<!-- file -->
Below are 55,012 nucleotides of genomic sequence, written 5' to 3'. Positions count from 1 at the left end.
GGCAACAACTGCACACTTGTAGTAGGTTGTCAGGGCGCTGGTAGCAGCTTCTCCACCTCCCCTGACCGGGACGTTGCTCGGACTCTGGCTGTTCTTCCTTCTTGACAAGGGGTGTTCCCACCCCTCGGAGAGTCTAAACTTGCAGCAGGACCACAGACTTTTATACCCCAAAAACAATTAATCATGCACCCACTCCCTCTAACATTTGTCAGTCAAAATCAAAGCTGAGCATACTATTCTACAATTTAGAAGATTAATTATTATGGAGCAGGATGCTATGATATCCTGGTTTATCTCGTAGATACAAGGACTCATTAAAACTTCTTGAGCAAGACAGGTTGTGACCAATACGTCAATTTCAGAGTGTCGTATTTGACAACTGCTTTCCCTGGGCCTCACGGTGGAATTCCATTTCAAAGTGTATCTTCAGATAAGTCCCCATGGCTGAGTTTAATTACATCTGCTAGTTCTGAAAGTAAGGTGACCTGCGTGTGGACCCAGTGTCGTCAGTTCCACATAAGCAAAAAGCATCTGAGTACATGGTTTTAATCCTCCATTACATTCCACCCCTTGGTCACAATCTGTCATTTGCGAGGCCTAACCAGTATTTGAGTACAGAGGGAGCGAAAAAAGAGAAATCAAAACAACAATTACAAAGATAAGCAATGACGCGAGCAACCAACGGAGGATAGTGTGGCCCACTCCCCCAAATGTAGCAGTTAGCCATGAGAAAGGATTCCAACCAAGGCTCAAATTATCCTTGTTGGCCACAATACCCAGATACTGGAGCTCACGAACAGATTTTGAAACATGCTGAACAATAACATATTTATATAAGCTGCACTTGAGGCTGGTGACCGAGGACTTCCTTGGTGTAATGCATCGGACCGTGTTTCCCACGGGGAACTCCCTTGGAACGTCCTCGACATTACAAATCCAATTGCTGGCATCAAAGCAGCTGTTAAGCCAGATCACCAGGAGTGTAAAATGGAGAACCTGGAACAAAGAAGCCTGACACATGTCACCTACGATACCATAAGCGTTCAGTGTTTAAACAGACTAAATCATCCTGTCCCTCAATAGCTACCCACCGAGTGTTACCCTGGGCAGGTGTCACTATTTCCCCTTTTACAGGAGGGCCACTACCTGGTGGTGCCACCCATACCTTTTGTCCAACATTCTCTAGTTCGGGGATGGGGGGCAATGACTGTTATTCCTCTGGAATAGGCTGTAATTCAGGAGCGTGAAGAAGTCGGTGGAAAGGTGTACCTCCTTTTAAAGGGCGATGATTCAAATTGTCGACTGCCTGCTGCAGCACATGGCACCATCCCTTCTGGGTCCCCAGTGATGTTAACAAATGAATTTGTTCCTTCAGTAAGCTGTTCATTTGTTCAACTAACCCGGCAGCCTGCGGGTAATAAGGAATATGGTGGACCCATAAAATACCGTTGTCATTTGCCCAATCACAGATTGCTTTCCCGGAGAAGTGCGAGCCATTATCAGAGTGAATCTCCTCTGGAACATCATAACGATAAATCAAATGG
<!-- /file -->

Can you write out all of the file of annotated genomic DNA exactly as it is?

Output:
Below are 55,012 nucleotides of genomic sequence, written 5' to 3'. Positions count from 1 at the left end.
GGCAACAACTGCACACTTGTAGTAGGTTGTCAGGGCGCTGGTAGCAGCTTCTCCACCTCCCCTGACCGGGACGTTGCTCGGACTCTGGCTGTTCTTCCTTCTTGACAAGGGGTGTTCCCACCCCTCGGAGAGTCTAAACTTGCAGCAGGACCACAGACTTTTATACCCCAAAAACAATTAATCATGCACCCACTCCCTCTAACATTTGTCAGTCAAAATCAAAGCTGAGCATACTATTCTACAATTTAGAAGATTAATTATTATGGAGCAGGATGCTATGATATCCTGGTTTATCTCGTAGATACAAGGACTCATTAAAACTTCTTGAGCAAGACAGGTTGTGACCAATACGTCAATTTCAGAGTGTCGTATTTGACAACTGCTTTCCCTGGGCCTCACGGTGGAATTCCATTTCAAAGTGTATCTTCAGATAAGTCCCCATGGCTGAGTTTAATTACATCTGCTAGTTCTGAAAGTAAGGTGACCTGCGTGTGGACCCAGTGTCGTCAGTTCCACATAAGCAAAAAGCATCTGAGTACATGGTTTTAATCCTCCATTACATTCCACCCCTTGGTCACAATCTGTCATTTGCGAGGCCTAACCAGTATTTGAGTACAGAGGGAGCGAAAAAAGAGAAATCAAAACAACAATTACAAAGATAAGCAATGACGCGAGCAACCAACGGAGGATAGTGTGGCCCACTCCCCCAAATGTAGCAGTTAGCCATGAGAAAGGATTCCAACCAAGGCTCAAATTATCCTTGTTGGCCACAATACCCAGATACTGGAGCTCACGAACAGATTTTGAAACATGCTGAACAATAACATATTTATATAAGCTGCACTTGAGGCTGGTGACCGAGGACTTCCTTGGTGTAATGCATCGGACCGTGTTTCCCACGGGGAACTCCCTTGGAACGTCCTCGACATTACAAATCCAATTGCTGGCATCAAAGCAGCTGTTAAGCCAGATCACCAGGAGTGTAAAATGGAGAACCTGGAACAAAGAAGCCTGACACATGTCACCTACGATACCATAAGCGTTCAGTGTTTAAACAGACTAAATCATCCTGTCCCTCAATAGCTACCCACCGAGTGTTACCCTGGGCAGGTGTCACTATTTCCCCTTTTACAGGAGGGCCACTACCTGGTGGTGCCACCCATACCTTTTGTCCAACATTCTCTAGTTCGGGGATGGGGGGCAATGACTGTTATTCCTCTGGAATAGGCTGTAATTCAGGAGCGTGAAGAAGTCGGTGGAAAGGTGTACCTCCTTTTAAAGGGCGATGATTCAAATTGTCGACTGCCTGCTGCAGCACATGGCACCATCCCTTCTGGGTCCCCAGTGATGTTAACAAATGAATTTGTTCCTTCAGTAAGCTGTTCATTTGTTCAACTAACCCGGCAGCCTGCGGGTAATAAGGAATATGGTGGACCCATAAAATACCGTTGTCATTTGCCCAATCACAGATTGCTTTCCCGGAGAAGTGCGAGCCATTATCAGAGTGAATCTCCTCTGGAACATCATAACGATAAATCAAATGG